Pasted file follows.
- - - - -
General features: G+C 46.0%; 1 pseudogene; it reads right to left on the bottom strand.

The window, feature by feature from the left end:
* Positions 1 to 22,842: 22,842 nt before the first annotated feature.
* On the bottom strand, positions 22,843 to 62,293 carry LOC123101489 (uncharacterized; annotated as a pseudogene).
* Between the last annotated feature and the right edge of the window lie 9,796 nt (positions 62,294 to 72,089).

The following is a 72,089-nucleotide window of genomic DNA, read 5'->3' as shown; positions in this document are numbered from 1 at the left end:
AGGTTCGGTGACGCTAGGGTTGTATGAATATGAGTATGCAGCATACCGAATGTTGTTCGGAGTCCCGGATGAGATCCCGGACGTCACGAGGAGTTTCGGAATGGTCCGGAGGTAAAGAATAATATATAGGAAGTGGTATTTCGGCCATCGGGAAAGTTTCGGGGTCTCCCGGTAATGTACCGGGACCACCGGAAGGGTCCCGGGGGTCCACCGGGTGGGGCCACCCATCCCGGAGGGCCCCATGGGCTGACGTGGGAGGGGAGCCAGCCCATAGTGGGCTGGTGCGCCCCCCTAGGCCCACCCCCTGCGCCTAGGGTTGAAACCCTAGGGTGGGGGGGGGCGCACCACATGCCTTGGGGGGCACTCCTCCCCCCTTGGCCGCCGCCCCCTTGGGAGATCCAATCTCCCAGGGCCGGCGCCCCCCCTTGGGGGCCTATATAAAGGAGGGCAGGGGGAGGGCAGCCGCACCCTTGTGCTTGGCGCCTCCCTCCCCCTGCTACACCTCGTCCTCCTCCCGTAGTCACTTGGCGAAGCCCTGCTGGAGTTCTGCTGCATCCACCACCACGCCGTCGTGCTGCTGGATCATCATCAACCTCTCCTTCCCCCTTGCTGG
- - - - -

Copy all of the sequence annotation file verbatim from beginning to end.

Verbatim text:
General features: G+C 46.0%; 1 pseudogene; it reads right to left on the bottom strand.

The window, feature by feature from the left end:
* Positions 1 to 22,842: 22,842 nt before the first annotated feature.
* On the bottom strand, positions 22,843 to 62,293 carry LOC123101489 (uncharacterized; annotated as a pseudogene).
* Between the last annotated feature and the right edge of the window lie 9,796 nt (positions 62,294 to 72,089).

The following is a 72,089-nucleotide window of genomic DNA, read 5'->3' as shown; positions in this document are numbered from 1 at the left end:
AGGTTCGGTGACGCTAGGGTTGTATGAATATGAGTATGCAGCATACCGAATGTTGTTCGGAGTCCCGGATGAGATCCCGGACGTCACGAGGAGTTTCGGAATGGTCCGGAGGTAAAGAATAATATATAGGAAGTGGTATTTCGGCCATCGGGAAAGTTTCGGGGTCTCCCGGTAATGTACCGGGACCACCGGAAGGGTCCCGGGGGTCCACCGGGTGGGGCCACCCATCCCGGAGGGCCCCATGGGCTGACGTGGGAGGGGAGCCAGCCCATAGTGGGCTGGTGCGCCCCCCTAGGCCCACCCCCTGCGCCTAGGGTTGAAACCCTAGGGTGGGGGGGGGCGCACCACATGCCTTGGGGGGCACTCCTCCCCCCTTGGCCGCCGCCCCCTTGGGAGATCCAATCTCCCAGGGCCGGCGCCCCCCCTTGGGGGCCTATATAAAGGAGGGCAGGGGGAGGGCAGCCGCACCCTTGTGCTTGGCGCCTCCCTCCCCCTGCTACACCTCGTCCTCCTCCCGTAGTCACTTGGCGAAGCCCTGCTGGAGTTCTGCTGCATCCACCACCACGCCGTCGTGCTGCTGGATCATCATCAACCTCTCCTTCCCCCTTGCTGG